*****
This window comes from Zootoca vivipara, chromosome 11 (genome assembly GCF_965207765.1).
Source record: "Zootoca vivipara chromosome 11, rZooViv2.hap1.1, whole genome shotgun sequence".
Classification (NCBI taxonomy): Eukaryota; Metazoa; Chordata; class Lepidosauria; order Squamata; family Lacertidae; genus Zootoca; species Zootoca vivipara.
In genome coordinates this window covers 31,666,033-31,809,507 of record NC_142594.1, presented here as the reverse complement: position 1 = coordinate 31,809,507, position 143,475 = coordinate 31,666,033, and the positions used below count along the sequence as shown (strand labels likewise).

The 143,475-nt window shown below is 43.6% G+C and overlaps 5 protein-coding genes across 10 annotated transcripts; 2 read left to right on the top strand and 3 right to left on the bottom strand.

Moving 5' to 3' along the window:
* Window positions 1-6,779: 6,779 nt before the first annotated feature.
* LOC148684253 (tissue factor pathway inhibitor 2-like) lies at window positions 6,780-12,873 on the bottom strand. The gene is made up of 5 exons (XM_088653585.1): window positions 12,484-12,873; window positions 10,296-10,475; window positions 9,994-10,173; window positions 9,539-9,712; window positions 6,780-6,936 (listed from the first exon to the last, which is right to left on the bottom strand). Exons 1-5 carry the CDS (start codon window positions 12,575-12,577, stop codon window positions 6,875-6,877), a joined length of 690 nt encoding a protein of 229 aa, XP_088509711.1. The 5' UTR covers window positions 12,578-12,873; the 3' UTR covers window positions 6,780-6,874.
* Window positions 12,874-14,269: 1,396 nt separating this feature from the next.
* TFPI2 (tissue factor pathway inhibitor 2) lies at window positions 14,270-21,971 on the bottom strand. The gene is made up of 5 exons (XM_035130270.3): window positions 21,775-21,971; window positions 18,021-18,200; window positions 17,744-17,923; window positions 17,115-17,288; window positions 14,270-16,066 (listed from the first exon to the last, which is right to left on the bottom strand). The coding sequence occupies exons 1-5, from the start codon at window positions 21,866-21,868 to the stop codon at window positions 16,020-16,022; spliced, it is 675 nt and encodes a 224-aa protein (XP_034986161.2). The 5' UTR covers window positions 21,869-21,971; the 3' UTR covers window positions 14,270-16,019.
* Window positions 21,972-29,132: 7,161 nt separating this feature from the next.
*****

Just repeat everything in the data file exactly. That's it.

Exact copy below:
This window comes from Zootoca vivipara, chromosome 11 (genome assembly GCF_965207765.1).
Source record: "Zootoca vivipara chromosome 11, rZooViv2.hap1.1, whole genome shotgun sequence".
Classification (NCBI taxonomy): Eukaryota; Metazoa; Chordata; class Lepidosauria; order Squamata; family Lacertidae; genus Zootoca; species Zootoca vivipara.
In genome coordinates this window covers 31,666,033-31,809,507 of record NC_142594.1, presented here as the reverse complement: position 1 = coordinate 31,809,507, position 143,475 = coordinate 31,666,033, and the positions used below count along the sequence as shown (strand labels likewise).

The 143,475-nt window shown below is 43.6% G+C and overlaps 5 protein-coding genes across 10 annotated transcripts; 2 read left to right on the top strand and 3 right to left on the bottom strand.

Moving 5' to 3' along the window:
* Window positions 1-6,779: 6,779 nt before the first annotated feature.
* LOC148684253 (tissue factor pathway inhibitor 2-like) lies at window positions 6,780-12,873 on the bottom strand. The gene is made up of 5 exons (XM_088653585.1): window positions 12,484-12,873; window positions 10,296-10,475; window positions 9,994-10,173; window positions 9,539-9,712; window positions 6,780-6,936 (listed from the first exon to the last, which is right to left on the bottom strand). Exons 1-5 carry the CDS (start codon window positions 12,575-12,577, stop codon window positions 6,875-6,877), a joined length of 690 nt encoding a protein of 229 aa, XP_088509711.1. The 5' UTR covers window positions 12,578-12,873; the 3' UTR covers window positions 6,780-6,874.
* Window positions 12,874-14,269: 1,396 nt separating this feature from the next.
* TFPI2 (tissue factor pathway inhibitor 2) lies at window positions 14,270-21,971 on the bottom strand. The gene is made up of 5 exons (XM_035130270.3): window positions 21,775-21,971; window positions 18,021-18,200; window positions 17,744-17,923; window positions 17,115-17,288; window positions 14,270-16,066 (listed from the first exon to the last, which is right to left on the bottom strand). The coding sequence occupies exons 1-5, from the start codon at window positions 21,866-21,868 to the stop codon at window positions 16,020-16,022; spliced, it is 675 nt and encodes a 224-aa protein (XP_034986161.2). The 5' UTR covers window positions 21,869-21,971; the 3' UTR covers window positions 14,270-16,019.
* Window positions 21,972-29,132: 7,161 nt separating this feature from the next.